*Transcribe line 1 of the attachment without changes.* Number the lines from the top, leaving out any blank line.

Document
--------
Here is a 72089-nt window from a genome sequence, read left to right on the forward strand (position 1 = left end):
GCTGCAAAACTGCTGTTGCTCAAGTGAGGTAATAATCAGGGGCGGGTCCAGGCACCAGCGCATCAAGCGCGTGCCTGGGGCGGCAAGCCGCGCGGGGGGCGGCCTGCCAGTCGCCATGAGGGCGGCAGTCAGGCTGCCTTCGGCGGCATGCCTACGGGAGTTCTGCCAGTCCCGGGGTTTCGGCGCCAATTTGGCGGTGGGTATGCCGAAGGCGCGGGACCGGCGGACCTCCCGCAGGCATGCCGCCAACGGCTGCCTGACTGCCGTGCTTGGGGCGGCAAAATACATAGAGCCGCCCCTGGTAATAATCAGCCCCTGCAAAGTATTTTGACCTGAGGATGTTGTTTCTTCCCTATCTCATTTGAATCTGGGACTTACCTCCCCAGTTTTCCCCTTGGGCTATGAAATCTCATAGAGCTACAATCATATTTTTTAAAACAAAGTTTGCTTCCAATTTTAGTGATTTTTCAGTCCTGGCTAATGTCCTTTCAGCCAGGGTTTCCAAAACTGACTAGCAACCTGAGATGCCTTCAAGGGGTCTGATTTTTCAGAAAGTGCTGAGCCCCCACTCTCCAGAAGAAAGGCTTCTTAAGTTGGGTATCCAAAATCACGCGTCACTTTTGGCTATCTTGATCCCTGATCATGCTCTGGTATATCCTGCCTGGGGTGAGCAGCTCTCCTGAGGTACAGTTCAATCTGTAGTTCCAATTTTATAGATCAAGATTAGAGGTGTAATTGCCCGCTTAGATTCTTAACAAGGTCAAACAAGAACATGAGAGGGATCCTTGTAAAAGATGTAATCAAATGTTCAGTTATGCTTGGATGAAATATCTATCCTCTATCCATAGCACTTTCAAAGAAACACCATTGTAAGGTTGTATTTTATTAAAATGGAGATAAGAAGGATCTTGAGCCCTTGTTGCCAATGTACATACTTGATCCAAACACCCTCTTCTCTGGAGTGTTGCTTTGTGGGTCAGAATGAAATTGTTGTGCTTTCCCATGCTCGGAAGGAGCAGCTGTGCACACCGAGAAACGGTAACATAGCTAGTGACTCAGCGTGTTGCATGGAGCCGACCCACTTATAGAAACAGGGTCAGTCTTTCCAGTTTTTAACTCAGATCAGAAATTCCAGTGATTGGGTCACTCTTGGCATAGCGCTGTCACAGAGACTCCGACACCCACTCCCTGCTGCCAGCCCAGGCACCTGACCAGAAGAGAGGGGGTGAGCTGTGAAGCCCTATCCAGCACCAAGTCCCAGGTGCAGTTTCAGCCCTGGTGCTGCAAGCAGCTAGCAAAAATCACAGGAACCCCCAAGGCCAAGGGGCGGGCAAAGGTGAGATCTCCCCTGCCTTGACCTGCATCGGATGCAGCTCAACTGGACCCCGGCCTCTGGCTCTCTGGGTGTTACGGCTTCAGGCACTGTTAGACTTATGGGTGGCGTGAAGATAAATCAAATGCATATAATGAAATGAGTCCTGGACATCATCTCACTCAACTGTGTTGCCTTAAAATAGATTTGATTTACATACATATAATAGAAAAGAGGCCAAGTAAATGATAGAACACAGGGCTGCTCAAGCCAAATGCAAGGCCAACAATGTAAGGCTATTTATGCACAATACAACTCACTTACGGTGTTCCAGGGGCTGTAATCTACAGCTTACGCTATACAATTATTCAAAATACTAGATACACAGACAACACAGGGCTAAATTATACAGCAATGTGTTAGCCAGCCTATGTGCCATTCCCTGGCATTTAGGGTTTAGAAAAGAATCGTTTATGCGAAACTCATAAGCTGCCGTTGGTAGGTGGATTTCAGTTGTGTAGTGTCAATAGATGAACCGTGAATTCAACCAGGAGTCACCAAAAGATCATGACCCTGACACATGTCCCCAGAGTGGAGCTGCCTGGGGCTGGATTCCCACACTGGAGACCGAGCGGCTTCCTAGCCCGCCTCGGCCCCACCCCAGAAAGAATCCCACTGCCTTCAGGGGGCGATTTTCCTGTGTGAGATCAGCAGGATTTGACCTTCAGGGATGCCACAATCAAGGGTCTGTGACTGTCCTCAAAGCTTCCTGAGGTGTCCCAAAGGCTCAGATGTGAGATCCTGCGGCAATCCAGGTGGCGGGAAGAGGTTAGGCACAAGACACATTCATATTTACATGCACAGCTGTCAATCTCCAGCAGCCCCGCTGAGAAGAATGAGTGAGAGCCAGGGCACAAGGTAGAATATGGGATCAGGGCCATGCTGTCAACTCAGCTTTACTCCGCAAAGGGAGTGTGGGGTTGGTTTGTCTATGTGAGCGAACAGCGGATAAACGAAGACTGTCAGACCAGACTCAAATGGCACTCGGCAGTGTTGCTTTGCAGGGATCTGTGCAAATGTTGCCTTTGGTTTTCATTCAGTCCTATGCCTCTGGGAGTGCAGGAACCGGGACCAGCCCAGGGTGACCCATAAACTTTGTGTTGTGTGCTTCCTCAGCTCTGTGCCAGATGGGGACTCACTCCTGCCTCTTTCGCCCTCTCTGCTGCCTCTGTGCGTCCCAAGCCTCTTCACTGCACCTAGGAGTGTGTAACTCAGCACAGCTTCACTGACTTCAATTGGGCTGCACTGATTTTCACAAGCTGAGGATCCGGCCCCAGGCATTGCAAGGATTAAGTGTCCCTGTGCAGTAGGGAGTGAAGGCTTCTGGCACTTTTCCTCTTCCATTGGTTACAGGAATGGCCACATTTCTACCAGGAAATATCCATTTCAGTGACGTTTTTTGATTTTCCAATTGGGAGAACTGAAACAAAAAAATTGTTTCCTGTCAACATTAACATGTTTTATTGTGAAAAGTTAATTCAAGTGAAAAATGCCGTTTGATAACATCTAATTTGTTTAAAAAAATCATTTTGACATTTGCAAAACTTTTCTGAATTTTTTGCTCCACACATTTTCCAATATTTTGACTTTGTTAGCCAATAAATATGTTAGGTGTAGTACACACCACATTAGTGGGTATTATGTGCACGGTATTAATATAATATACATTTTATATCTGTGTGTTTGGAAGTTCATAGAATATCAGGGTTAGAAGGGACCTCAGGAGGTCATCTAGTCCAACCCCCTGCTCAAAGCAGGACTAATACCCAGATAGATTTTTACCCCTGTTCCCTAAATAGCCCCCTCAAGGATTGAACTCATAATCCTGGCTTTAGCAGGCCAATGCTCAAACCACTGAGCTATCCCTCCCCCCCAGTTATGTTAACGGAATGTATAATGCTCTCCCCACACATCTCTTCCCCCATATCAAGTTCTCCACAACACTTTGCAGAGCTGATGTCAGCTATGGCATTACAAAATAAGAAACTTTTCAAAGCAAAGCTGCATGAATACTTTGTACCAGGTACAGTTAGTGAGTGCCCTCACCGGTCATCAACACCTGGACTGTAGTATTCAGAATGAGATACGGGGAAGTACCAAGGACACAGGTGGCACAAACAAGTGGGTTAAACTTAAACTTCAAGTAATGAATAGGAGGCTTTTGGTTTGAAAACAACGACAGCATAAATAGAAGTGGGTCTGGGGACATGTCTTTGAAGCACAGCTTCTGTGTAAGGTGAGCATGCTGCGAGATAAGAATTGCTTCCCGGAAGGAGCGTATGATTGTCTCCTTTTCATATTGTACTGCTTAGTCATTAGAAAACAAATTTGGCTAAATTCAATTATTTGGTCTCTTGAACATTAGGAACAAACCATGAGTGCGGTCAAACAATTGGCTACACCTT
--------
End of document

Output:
Here is a 72089-nt window from a genome sequence, read left to right on the forward strand (position 1 = left end):